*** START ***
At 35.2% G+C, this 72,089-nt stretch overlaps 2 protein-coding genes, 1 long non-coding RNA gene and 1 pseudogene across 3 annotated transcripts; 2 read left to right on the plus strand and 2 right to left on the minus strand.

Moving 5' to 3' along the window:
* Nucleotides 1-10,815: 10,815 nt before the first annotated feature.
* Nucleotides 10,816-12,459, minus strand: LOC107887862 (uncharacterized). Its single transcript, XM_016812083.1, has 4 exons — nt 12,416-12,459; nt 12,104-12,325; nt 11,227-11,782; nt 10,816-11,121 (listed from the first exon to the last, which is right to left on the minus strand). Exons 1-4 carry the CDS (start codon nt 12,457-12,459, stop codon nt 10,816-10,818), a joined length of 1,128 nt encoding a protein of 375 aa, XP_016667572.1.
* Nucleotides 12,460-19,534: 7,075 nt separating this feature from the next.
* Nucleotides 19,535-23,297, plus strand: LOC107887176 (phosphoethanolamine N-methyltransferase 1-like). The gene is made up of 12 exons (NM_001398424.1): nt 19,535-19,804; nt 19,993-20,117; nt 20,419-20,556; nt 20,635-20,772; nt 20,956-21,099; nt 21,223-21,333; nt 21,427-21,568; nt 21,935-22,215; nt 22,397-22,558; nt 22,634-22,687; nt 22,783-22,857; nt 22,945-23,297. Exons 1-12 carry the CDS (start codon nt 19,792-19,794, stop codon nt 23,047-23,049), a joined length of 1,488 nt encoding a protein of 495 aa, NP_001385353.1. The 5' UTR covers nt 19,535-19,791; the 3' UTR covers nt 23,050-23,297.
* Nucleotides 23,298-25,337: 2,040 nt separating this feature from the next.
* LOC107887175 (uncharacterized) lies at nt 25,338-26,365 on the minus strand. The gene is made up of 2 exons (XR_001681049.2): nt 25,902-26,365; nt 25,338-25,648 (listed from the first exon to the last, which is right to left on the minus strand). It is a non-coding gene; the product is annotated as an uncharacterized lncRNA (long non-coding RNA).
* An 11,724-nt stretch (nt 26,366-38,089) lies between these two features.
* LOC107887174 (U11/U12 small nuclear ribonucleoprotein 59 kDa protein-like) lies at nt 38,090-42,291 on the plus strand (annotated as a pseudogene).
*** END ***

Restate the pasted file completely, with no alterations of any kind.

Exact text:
At 35.2% G+C, this 72,089-nt stretch overlaps 2 protein-coding genes, 1 long non-coding RNA gene and 1 pseudogene across 3 annotated transcripts; 2 read left to right on the plus strand and 2 right to left on the minus strand.

Moving 5' to 3' along the window:
* Nucleotides 1-10,815: 10,815 nt before the first annotated feature.
* Nucleotides 10,816-12,459, minus strand: LOC107887862 (uncharacterized). Its single transcript, XM_016812083.1, has 4 exons — nt 12,416-12,459; nt 12,104-12,325; nt 11,227-11,782; nt 10,816-11,121 (listed from the first exon to the last, which is right to left on the minus strand). Exons 1-4 carry the CDS (start codon nt 12,457-12,459, stop codon nt 10,816-10,818), a joined length of 1,128 nt encoding a protein of 375 aa, XP_016667572.1.
* Nucleotides 12,460-19,534: 7,075 nt separating this feature from the next.
* Nucleotides 19,535-23,297, plus strand: LOC107887176 (phosphoethanolamine N-methyltransferase 1-like). The gene is made up of 12 exons (NM_001398424.1): nt 19,535-19,804; nt 19,993-20,117; nt 20,419-20,556; nt 20,635-20,772; nt 20,956-21,099; nt 21,223-21,333; nt 21,427-21,568; nt 21,935-22,215; nt 22,397-22,558; nt 22,634-22,687; nt 22,783-22,857; nt 22,945-23,297. Exons 1-12 carry the CDS (start codon nt 19,792-19,794, stop codon nt 23,047-23,049), a joined length of 1,488 nt encoding a protein of 495 aa, NP_001385353.1. The 5' UTR covers nt 19,535-19,791; the 3' UTR covers nt 23,050-23,297.
* Nucleotides 23,298-25,337: 2,040 nt separating this feature from the next.
* LOC107887175 (uncharacterized) lies at nt 25,338-26,365 on the minus strand. The gene is made up of 2 exons (XR_001681049.2): nt 25,902-26,365; nt 25,338-25,648 (listed from the first exon to the last, which is right to left on the minus strand). It is a non-coding gene; the product is annotated as an uncharacterized lncRNA (long non-coding RNA).
* An 11,724-nt stretch (nt 26,366-38,089) lies between these two features.
* LOC107887174 (U11/U12 small nuclear ribonucleoprotein 59 kDa protein-like) lies at nt 38,090-42,291 on the plus strand (annotated as a pseudogene).